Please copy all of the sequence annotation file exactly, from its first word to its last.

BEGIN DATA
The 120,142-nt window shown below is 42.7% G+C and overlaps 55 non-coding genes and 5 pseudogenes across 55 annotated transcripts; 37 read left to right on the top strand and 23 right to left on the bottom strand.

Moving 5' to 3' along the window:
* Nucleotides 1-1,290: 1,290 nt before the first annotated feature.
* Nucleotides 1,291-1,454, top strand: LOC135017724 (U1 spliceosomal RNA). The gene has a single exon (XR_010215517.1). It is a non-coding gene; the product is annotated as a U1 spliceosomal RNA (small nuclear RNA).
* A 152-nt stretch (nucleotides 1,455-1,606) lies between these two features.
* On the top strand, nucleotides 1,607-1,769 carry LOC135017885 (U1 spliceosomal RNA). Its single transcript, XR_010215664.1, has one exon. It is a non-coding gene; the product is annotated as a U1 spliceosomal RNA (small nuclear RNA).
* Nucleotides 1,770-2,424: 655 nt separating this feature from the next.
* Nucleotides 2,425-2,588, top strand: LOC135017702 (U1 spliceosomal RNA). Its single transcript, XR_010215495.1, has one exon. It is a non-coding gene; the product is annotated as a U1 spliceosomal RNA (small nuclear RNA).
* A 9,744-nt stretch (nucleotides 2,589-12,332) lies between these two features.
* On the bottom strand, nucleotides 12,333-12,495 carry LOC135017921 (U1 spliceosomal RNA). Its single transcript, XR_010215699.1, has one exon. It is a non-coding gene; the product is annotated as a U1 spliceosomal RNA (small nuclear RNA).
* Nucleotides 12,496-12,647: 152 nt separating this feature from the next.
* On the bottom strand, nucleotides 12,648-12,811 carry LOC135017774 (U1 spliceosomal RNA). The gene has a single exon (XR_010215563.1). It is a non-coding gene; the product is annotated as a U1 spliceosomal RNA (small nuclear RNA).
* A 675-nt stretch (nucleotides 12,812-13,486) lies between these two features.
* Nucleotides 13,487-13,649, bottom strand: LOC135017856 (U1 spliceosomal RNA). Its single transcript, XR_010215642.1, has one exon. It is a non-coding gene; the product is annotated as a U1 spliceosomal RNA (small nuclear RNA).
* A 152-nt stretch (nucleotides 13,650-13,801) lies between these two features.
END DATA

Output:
The 120,142-nt window shown below is 42.7% G+C and overlaps 55 non-coding genes and 5 pseudogenes across 55 annotated transcripts; 37 read left to right on the top strand and 23 right to left on the bottom strand.

Moving 5' to 3' along the window:
* Nucleotides 1-1,290: 1,290 nt before the first annotated feature.
* Nucleotides 1,291-1,454, top strand: LOC135017724 (U1 spliceosomal RNA). The gene has a single exon (XR_010215517.1). It is a non-coding gene; the product is annotated as a U1 spliceosomal RNA (small nuclear RNA).
* A 152-nt stretch (nucleotides 1,455-1,606) lies between these two features.
* On the top strand, nucleotides 1,607-1,769 carry LOC135017885 (U1 spliceosomal RNA). Its single transcript, XR_010215664.1, has one exon. It is a non-coding gene; the product is annotated as a U1 spliceosomal RNA (small nuclear RNA).
* Nucleotides 1,770-2,424: 655 nt separating this feature from the next.
* Nucleotides 2,425-2,588, top strand: LOC135017702 (U1 spliceosomal RNA). Its single transcript, XR_010215495.1, has one exon. It is a non-coding gene; the product is annotated as a U1 spliceosomal RNA (small nuclear RNA).
* A 9,744-nt stretch (nucleotides 2,589-12,332) lies between these two features.
* On the bottom strand, nucleotides 12,333-12,495 carry LOC135017921 (U1 spliceosomal RNA). Its single transcript, XR_010215699.1, has one exon. It is a non-coding gene; the product is annotated as a U1 spliceosomal RNA (small nuclear RNA).
* Nucleotides 12,496-12,647: 152 nt separating this feature from the next.
* On the bottom strand, nucleotides 12,648-12,811 carry LOC135017774 (U1 spliceosomal RNA). The gene has a single exon (XR_010215563.1). It is a non-coding gene; the product is annotated as a U1 spliceosomal RNA (small nuclear RNA).
* A 675-nt stretch (nucleotides 12,812-13,486) lies between these two features.
* Nucleotides 13,487-13,649, bottom strand: LOC135017856 (U1 spliceosomal RNA). Its single transcript, XR_010215642.1, has one exon. It is a non-coding gene; the product is annotated as a U1 spliceosomal RNA (small nuclear RNA).
* A 152-nt stretch (nucleotides 13,650-13,801) lies between these two features.